Kanchanaburi and Bridge of River Kwai

Kanchanaburi and Bridge of River Kwai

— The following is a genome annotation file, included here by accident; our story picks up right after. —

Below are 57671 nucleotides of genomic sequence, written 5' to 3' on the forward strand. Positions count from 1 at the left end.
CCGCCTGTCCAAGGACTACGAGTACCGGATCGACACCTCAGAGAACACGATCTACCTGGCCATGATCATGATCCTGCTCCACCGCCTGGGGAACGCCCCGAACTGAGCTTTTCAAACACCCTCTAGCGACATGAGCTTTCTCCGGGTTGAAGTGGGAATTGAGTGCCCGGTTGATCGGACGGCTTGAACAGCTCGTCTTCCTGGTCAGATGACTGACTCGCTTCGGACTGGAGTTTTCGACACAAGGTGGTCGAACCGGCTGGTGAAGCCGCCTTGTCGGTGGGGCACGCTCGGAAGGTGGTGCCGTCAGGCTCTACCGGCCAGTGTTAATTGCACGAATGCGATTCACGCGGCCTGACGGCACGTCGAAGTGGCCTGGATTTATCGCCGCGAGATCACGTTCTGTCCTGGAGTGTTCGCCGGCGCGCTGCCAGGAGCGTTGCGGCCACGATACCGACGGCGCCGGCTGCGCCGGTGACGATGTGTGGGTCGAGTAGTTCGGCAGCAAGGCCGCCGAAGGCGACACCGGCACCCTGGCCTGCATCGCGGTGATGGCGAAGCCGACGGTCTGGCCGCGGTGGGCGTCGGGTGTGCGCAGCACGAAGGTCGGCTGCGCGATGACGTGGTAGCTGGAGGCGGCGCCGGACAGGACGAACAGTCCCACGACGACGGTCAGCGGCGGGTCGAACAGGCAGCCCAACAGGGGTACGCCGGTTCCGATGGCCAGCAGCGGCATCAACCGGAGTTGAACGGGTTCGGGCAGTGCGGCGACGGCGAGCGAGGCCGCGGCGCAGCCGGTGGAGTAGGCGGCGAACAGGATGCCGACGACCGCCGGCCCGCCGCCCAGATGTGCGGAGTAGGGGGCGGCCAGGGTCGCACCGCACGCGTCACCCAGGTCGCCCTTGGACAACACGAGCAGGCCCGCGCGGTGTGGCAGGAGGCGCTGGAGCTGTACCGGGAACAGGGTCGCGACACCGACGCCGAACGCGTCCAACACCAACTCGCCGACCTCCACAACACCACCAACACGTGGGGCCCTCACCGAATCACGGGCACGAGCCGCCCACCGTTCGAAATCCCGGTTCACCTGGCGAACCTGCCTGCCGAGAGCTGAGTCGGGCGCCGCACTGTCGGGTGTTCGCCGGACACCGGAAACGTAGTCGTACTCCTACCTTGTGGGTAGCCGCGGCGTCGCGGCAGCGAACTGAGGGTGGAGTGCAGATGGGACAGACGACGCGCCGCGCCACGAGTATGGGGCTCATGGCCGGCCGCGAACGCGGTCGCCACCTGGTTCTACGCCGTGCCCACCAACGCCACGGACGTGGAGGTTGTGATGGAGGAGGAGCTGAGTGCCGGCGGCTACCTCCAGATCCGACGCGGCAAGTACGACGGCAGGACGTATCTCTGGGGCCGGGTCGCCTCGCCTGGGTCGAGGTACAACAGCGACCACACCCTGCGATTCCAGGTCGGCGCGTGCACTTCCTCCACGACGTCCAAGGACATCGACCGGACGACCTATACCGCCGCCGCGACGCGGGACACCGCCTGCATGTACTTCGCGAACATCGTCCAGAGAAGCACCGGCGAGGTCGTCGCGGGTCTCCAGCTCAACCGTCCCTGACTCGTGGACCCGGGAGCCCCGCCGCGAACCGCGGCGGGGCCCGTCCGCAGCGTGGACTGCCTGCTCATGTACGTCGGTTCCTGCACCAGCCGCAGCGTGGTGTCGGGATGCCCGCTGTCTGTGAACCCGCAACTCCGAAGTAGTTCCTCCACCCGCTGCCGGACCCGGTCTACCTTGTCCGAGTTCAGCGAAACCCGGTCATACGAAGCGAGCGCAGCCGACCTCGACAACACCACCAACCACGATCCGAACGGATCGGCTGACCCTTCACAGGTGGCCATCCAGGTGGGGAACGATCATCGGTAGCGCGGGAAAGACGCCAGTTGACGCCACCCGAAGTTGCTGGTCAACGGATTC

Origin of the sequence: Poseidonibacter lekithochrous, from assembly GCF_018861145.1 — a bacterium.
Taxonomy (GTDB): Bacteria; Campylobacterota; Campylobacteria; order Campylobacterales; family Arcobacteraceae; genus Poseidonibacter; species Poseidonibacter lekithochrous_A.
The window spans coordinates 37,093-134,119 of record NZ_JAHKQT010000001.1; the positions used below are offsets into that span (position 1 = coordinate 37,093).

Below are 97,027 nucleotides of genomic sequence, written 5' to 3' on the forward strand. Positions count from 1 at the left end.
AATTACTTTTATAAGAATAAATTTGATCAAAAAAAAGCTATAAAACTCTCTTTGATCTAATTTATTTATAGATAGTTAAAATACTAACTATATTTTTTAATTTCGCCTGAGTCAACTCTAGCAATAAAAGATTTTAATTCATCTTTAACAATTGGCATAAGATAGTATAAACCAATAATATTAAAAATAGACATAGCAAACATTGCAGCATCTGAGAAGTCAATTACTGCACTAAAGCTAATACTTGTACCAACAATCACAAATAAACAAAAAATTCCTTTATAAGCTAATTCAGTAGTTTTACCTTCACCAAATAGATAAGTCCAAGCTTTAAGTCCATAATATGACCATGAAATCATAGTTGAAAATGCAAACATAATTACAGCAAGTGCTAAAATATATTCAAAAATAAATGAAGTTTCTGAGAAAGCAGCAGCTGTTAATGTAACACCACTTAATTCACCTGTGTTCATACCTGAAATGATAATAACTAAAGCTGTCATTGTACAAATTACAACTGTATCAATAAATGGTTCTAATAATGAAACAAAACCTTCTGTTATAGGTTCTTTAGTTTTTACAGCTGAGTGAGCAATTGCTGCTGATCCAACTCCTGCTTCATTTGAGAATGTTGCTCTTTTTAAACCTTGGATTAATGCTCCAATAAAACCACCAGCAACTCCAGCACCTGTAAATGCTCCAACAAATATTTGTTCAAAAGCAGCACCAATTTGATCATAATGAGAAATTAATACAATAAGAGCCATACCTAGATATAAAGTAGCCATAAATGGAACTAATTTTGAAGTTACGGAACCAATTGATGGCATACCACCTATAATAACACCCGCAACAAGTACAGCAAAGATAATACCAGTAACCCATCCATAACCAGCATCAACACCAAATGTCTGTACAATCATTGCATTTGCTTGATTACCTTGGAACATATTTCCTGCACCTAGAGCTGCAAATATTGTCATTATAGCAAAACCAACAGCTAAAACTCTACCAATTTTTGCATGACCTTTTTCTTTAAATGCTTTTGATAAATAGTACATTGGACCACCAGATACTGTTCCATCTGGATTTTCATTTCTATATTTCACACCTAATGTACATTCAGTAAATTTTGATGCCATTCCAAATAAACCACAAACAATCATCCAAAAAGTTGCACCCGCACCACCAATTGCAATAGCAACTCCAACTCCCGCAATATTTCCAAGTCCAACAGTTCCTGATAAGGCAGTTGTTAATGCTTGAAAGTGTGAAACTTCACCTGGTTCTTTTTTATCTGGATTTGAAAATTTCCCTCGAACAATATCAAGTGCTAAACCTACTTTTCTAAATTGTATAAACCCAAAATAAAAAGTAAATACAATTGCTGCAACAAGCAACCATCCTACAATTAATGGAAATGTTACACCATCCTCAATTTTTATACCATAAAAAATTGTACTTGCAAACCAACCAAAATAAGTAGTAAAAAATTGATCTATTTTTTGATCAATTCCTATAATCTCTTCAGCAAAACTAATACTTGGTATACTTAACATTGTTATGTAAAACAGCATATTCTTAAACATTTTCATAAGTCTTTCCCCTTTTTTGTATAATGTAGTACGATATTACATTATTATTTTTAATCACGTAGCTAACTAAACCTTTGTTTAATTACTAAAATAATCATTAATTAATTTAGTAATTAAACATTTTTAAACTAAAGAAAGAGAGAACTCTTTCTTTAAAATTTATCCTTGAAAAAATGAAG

While there is more to Kanchanaburi than its bridge, the heartbreaking story behind it looms large for any visitor. During Japan’s occupation of Thailand in the Second World War, POWs were forced to build the 415 kilometre bridge so Japan could send supplies to Burma. About 100,000 Asian labourers and 16,000 POWs died during its construction. In 1945 the railway was heavily bombed by allied troops and most of it was destroyed forever. Most visitors make time during their stay to sit on the banks of this peaceful river and reflect on the human cost of war. The serene township of Kanchanaburi provides a welcome relief after the hustle and bustle of Bangkok. There are loads of activities on offer including kayaking, rafting, canoeing, golfing, trekking, bird-watching, cycling and more. Hike up the exquisite seven-tiered waterfall at Erawan National Park or visit the many shrines to Buddhist monk, Phrabhavanaviriyakhun, which are set within a series of limestone caves near his birthplace, Wat Tham Phu. 

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